Thinking of getting into shooting stock photography? Think again.
The industry is little better than a Ponzi scheme preying on the hopes and dreams of aspiring photographers.
Sure, a few people might be getting rich with stock photography, but it’s unlikely to be you.
In fact for the most part it’s not photographers at all. In this article I explain why.
If a particular industry is booming, attracting new staff to your company will usually be pretty simple. And the most effective advertisement for your business will always be your existing employees.
Think about it; if the local snakeoil salesman buys a big new house and parks a Ferrari in the drive, you can bet that plenty of others are going to start asking how they can get into the snakeoil trade too.
In short, the more your employees talk about how they are making stacks of money by selling your patented snakeoil formula, the easier it will be for your HR department to find new talent. Obvious, really.
And yet the terms of service of several major stock photography agencies explicitly prohibit contributing photographers from revealing their income.
I wonder why that could be?
It wasn’t always like this though. Even just a decade or so ago, many amateur photographers were reportedly making over a thousand dollars a month from microstock sites.
That’s a nice chunk of extra income by anybody’s reckoning.
Meanwhile most professional photographers shooting stock saw even higher returns. And often merely as a sideline to their main photography work.
Indeed, for photographers who already had their expenses covered and regular earnings coming in from commercial or editorial work, firing off a few extra frames while on assignment and uploading them to a stock site was an easy way of moving their income from just-good-enough to great.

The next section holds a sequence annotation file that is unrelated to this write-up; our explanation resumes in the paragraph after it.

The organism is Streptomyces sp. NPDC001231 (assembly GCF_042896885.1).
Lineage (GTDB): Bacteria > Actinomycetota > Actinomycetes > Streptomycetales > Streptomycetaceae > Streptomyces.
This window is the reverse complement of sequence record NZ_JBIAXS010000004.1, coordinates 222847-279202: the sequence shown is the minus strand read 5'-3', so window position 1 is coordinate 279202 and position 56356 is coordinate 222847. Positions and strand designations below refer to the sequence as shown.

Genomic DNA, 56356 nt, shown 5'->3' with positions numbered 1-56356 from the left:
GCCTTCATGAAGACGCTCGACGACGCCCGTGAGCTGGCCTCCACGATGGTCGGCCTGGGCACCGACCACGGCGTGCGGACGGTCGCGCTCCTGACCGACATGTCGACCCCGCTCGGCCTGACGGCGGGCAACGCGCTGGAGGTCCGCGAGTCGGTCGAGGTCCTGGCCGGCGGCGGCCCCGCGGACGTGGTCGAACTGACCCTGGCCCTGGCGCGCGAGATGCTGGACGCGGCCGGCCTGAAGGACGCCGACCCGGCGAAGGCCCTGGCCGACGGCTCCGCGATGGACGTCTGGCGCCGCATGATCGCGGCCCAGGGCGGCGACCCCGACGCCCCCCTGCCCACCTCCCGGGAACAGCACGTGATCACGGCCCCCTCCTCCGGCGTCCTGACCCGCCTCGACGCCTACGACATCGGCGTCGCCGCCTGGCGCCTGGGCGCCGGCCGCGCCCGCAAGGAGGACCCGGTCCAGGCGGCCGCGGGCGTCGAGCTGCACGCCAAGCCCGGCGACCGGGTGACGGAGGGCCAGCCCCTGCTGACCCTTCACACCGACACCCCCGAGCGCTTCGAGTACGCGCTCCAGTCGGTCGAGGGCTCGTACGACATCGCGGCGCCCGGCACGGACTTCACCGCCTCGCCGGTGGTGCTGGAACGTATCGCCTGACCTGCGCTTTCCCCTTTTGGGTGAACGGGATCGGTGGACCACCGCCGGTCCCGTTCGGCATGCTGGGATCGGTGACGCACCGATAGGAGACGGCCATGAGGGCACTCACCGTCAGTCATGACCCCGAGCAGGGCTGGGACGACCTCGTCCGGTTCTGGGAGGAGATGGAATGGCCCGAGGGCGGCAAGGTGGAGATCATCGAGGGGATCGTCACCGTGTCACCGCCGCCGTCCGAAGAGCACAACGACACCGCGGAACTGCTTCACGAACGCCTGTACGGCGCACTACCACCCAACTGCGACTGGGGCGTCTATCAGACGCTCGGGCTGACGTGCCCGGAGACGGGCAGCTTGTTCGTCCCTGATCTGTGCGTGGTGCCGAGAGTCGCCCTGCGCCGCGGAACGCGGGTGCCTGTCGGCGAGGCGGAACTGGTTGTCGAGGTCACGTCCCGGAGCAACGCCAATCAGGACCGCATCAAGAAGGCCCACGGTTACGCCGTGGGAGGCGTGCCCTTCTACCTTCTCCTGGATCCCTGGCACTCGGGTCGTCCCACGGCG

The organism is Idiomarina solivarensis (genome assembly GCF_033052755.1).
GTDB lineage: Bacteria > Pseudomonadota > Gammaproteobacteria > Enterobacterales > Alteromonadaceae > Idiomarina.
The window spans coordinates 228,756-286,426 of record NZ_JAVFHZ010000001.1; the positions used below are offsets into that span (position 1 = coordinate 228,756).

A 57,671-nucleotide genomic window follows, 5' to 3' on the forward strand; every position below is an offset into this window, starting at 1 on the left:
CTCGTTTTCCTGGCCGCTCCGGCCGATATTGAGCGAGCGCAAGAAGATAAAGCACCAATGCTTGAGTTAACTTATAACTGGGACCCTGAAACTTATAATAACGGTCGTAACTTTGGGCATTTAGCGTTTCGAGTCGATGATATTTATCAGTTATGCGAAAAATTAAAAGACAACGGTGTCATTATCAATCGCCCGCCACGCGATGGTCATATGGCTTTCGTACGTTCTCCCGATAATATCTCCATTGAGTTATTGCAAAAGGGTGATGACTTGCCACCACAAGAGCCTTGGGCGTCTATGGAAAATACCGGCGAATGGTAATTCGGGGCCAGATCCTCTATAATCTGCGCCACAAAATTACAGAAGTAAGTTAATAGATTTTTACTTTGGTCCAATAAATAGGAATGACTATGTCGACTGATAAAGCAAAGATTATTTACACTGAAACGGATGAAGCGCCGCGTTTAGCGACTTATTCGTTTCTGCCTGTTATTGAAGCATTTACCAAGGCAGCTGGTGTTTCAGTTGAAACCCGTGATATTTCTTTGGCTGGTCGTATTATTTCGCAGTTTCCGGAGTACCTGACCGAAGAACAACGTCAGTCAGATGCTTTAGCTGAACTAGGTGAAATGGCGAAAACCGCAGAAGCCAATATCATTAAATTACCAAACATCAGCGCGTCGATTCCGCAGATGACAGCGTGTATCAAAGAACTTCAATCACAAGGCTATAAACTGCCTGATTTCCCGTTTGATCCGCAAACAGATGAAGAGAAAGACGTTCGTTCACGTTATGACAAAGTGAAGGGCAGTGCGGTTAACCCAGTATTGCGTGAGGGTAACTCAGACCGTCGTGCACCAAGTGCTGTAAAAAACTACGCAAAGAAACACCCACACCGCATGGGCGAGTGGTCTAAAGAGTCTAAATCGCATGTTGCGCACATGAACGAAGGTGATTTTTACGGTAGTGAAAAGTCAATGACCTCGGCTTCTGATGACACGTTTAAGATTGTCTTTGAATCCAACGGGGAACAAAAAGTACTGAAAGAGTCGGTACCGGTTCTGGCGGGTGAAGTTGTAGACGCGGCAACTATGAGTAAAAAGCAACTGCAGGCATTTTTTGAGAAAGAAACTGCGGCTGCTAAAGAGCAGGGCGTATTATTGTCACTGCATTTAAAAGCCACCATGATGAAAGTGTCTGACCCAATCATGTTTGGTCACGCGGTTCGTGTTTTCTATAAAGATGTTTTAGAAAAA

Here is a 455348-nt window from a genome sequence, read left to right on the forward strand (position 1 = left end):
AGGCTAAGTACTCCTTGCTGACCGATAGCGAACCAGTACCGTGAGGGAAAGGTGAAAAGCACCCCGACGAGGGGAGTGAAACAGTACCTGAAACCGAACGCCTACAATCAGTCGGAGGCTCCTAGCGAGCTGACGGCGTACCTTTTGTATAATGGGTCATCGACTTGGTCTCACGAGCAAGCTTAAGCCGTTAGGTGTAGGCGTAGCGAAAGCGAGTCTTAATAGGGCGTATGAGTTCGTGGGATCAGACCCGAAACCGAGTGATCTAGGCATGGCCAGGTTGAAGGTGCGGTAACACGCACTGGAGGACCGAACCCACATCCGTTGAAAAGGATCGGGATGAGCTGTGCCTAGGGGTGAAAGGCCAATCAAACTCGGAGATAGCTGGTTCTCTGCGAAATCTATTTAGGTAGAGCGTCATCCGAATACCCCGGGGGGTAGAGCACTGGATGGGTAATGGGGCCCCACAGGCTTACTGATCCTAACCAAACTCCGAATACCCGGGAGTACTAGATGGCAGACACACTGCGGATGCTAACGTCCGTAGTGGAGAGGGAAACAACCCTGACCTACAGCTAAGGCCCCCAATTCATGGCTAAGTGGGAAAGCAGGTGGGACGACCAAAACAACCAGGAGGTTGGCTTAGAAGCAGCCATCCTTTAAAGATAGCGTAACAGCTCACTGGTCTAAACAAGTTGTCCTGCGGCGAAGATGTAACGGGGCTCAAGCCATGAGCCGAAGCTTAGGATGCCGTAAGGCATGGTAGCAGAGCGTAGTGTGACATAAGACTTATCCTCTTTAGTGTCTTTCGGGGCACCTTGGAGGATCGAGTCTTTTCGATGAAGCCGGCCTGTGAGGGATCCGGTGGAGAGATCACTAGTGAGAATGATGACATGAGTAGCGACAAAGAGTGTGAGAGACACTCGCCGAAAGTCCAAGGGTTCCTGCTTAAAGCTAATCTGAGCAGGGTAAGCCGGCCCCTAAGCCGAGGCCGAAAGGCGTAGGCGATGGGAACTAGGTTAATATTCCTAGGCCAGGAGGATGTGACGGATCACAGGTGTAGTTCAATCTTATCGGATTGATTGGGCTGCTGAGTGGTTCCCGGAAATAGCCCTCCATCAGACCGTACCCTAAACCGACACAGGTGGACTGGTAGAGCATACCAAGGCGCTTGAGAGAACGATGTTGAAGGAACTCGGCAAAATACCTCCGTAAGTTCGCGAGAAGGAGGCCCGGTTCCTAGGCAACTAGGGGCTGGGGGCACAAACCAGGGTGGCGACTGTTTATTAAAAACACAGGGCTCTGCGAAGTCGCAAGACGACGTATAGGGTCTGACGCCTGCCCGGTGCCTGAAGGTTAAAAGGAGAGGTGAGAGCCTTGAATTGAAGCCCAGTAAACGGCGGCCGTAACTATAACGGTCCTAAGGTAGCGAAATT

For many, these were goldrush days.
And yet the investment in time and energy was minimal.
Even the most banal and low-exertion images – a sunset, an open book on a table, a vase of flowers – might have netted hundreds, if not thousands, of dollars in downloads over time.
But such easy earnings were only possible because there was way more demand than supply.
New forms of self-publishing such as blogs were booming.
People needed images for online marketing, mail blasts, early social media. And yet photography was still a relative mystery to the average netizen. But this state of affairs wouldn’t last long.
The Coming Storm
In 2007 the first iPhone landed. Followed a couple of years later by Instagram.
These new technologies were so easy to use that almost overnight 90% of the world’s population became self-appointed masters of photography.
And having carefully honed their skills photographing their lunch on Instagram, by dinner time many of these “photographers” felt ready to embark on a career in stock.
Suddenly the ratio of supply to demand veered in the opposite direction.
A photographer could no longer be certain of making their rent check just by reeling off a few snaps of a Macbook, mug of coffee, and an analog SLR sitting on a table.
Some professionals actually had to start thinking about what they were shooting.
The gray-matter whirred away looking for a more original angle on the time-worn classics; smiling hipster chicks in broad-rimmed hats, rugged dudes with beards and tight pants, people standing on mountaintops with their arms outstretched.
But in the meantime several thousand near-identical images had already been uploaded to the cloud by enthusiastic (and now actually quite competent) amateurs.
Things were starting to get very uncomfortable.
A New Regime
But it wasn’t only photographers who began to feel the pinch. Agencies, too, found that the financial returns weren’t what they used to be.
The barriers to starting a stock website were now nearly as low as those for photographers wanting to enter the business.
Microstock libraries were suddenly everywhere.
And with a greater number of sources for the stock-buying public to choose from, competition for paying clients became much stiffer.
As you’d expect in such a scenario, the result was a significant drop in prices as the major players jostled for supremacy.
Not only did stock agencies start charging clients less to license images, but to compensate for the associated fall in revenue, they simultaneously increased their own cut of profits.
This left photographers doubly out of pocket; not only was their work now being sold at a lower price, but they also received a smaller percentage of that money than before.
Worse still, many agencies moved to a subscription-based pricing model.